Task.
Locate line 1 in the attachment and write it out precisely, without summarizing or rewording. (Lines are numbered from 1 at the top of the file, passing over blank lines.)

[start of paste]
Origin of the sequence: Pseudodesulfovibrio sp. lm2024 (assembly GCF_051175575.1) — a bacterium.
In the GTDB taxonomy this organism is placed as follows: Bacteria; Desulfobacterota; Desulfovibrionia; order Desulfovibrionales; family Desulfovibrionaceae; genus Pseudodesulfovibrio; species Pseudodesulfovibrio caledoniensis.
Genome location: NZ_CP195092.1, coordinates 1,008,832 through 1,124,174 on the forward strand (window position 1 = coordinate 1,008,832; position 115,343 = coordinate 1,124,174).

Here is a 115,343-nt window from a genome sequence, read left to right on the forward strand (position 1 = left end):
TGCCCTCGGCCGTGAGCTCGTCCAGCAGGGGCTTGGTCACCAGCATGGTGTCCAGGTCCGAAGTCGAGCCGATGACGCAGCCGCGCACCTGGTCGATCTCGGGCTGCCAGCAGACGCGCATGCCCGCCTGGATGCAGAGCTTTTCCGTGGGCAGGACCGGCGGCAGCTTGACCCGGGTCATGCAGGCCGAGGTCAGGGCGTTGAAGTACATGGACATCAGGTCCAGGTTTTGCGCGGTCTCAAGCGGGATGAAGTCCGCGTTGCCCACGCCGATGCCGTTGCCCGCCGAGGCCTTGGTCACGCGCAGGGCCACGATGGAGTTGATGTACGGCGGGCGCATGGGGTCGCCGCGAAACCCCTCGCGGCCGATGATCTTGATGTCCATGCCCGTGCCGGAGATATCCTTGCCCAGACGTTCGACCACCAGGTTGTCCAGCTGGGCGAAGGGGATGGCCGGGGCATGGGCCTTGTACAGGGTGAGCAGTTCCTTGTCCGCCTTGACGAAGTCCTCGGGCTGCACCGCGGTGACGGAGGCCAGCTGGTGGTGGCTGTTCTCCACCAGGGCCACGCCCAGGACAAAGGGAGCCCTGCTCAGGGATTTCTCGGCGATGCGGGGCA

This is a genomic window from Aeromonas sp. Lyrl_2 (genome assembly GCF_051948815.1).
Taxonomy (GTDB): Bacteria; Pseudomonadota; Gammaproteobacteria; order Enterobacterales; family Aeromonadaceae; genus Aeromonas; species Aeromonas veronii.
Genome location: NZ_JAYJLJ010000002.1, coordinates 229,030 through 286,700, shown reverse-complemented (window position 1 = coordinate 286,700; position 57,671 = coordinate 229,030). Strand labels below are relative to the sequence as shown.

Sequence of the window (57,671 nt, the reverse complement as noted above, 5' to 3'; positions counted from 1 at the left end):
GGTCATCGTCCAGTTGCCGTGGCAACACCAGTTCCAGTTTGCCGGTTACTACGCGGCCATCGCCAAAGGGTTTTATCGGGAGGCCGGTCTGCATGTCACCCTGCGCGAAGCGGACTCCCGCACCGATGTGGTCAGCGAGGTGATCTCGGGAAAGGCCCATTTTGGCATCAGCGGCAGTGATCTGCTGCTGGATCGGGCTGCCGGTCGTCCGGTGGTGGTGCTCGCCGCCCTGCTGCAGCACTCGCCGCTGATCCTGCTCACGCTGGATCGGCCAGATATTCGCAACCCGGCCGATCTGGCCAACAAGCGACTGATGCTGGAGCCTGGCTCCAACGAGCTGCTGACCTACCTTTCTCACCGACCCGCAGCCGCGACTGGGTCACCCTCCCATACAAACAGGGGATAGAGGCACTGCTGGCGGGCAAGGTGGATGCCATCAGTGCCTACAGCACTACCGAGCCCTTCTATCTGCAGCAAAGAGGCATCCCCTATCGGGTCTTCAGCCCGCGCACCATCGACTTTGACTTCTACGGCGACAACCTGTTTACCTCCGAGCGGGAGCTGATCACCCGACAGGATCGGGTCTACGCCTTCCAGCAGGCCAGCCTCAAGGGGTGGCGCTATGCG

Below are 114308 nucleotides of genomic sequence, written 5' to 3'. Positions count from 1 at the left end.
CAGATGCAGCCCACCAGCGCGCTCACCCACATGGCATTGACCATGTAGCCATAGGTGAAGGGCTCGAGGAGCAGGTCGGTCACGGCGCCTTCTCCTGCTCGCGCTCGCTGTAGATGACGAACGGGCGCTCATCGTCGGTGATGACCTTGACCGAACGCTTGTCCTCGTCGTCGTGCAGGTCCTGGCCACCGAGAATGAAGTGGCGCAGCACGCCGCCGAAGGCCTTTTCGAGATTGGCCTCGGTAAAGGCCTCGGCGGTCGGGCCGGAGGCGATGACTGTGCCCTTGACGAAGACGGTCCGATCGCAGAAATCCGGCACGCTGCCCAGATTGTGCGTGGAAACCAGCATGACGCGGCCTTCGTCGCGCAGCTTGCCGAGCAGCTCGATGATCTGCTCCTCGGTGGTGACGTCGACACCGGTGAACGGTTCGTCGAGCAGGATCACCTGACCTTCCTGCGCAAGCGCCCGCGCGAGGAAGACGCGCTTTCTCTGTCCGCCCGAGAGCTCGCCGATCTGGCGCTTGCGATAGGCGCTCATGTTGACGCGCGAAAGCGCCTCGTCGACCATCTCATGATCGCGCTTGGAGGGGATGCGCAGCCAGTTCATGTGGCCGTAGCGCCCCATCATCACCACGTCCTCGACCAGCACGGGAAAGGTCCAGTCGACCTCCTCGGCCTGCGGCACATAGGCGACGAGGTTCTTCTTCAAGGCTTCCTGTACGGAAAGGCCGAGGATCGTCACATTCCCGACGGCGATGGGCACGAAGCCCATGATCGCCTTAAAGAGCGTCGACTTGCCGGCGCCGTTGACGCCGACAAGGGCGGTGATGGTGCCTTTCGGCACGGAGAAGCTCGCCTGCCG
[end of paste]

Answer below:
Origin of the sequence: Pseudodesulfovibrio sp. lm2024 (assembly GCF_051175575.1) — a bacterium.